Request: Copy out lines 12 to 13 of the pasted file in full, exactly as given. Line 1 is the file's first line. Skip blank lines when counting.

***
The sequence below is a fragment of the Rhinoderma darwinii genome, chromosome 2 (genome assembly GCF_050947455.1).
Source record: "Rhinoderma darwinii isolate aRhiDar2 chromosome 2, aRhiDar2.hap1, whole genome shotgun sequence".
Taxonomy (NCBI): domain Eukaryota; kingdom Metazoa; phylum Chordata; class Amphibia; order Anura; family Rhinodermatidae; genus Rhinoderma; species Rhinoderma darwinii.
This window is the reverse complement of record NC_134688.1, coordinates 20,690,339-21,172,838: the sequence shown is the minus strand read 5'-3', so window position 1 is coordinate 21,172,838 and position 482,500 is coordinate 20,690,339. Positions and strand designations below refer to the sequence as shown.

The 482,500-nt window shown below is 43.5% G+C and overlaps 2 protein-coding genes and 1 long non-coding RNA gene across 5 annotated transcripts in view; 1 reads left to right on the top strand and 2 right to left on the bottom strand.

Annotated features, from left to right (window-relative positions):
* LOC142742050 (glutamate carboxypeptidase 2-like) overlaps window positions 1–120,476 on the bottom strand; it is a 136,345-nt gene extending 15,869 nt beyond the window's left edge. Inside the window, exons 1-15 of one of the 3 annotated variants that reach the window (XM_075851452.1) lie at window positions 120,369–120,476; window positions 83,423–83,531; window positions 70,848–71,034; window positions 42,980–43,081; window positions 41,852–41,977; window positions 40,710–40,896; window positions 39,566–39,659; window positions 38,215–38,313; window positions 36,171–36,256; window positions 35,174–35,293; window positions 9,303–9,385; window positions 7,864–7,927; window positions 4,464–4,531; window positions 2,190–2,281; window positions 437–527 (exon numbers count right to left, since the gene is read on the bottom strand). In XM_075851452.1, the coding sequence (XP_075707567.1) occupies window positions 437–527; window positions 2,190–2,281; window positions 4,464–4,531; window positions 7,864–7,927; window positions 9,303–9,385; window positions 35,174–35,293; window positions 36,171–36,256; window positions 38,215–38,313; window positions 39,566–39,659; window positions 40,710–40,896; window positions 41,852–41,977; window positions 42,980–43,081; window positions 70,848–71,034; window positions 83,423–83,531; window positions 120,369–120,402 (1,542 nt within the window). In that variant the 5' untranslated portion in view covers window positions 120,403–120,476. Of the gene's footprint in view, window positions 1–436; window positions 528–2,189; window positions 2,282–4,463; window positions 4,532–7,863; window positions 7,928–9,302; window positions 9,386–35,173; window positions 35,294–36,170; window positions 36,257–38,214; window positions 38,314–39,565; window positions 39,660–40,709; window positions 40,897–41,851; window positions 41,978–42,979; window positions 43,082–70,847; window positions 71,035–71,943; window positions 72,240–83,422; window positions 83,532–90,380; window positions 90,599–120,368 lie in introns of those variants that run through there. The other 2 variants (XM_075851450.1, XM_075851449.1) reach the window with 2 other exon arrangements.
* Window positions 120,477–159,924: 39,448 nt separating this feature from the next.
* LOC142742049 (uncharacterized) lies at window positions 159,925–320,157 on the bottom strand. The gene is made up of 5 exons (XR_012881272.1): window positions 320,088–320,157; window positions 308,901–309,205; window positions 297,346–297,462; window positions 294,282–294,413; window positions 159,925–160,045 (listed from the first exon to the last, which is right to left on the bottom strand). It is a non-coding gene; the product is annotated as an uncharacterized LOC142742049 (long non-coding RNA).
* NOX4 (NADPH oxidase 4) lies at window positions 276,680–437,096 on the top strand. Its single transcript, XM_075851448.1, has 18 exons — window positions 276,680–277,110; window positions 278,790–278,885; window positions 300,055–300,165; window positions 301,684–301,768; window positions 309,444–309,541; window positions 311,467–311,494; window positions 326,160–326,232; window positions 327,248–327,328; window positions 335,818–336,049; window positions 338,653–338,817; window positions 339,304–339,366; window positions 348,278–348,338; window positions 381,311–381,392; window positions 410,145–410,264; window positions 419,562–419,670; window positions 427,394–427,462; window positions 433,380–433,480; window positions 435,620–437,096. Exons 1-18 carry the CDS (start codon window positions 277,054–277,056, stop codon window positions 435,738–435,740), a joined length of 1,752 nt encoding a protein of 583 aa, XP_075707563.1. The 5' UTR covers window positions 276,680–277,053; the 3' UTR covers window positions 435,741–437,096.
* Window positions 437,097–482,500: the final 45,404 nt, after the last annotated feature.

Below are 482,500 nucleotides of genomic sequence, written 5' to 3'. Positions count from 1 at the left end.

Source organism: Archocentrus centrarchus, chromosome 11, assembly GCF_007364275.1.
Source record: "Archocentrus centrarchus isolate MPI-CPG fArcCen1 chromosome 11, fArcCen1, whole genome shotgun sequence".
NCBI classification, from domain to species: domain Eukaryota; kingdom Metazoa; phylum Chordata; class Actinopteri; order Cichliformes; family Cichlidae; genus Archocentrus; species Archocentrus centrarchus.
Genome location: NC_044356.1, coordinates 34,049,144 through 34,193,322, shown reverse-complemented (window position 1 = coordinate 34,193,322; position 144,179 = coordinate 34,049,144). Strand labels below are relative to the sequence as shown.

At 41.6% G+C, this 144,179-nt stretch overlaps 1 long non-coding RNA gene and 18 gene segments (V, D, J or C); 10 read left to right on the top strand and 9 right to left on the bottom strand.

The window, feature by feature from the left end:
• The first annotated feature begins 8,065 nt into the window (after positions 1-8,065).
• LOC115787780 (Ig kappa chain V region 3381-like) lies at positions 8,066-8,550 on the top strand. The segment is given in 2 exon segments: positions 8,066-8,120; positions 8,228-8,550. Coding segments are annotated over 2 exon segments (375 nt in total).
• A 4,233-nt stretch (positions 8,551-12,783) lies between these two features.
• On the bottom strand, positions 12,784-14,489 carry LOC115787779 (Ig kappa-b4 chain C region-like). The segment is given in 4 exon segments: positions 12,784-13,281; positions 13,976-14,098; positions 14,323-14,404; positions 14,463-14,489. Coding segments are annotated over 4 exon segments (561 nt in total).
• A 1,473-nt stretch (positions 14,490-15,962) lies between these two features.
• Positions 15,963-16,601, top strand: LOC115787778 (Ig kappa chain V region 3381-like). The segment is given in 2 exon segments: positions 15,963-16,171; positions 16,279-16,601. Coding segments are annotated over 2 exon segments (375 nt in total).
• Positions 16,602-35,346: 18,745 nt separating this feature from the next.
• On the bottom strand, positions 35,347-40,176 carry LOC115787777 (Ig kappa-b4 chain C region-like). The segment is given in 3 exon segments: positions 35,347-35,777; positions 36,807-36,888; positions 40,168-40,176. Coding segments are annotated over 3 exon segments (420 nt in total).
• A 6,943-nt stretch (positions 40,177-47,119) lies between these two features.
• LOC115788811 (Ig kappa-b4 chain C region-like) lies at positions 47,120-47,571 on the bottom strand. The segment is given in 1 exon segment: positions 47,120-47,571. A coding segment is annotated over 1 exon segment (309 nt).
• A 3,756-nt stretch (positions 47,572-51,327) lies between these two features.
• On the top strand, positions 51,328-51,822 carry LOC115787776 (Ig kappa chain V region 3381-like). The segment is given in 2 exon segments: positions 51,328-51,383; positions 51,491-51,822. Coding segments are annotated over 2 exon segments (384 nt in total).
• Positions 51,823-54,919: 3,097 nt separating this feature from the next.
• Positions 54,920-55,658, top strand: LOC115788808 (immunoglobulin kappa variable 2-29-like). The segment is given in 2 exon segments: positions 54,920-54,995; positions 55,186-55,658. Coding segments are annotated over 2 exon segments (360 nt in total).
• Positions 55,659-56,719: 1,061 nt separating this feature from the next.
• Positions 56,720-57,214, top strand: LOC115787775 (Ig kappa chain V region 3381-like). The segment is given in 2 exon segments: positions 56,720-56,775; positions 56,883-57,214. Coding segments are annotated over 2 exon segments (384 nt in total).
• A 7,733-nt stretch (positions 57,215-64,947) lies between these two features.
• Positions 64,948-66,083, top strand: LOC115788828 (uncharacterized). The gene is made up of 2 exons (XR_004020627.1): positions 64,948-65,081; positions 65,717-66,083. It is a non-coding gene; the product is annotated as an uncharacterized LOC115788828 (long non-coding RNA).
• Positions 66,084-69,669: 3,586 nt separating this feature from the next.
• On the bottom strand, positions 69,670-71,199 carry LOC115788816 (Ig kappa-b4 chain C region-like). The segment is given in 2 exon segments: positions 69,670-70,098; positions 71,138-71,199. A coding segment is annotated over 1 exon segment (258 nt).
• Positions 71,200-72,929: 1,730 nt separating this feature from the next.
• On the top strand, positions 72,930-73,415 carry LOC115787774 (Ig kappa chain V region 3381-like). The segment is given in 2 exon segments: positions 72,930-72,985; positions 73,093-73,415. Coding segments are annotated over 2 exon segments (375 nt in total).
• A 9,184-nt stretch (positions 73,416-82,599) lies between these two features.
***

Below are 482,500 nucleotides of genomic sequence, written 5' to 3'. Positions count from 1 at the left end.

Source organism: Archocentrus centrarchus, chromosome 11, assembly GCF_007364275.1.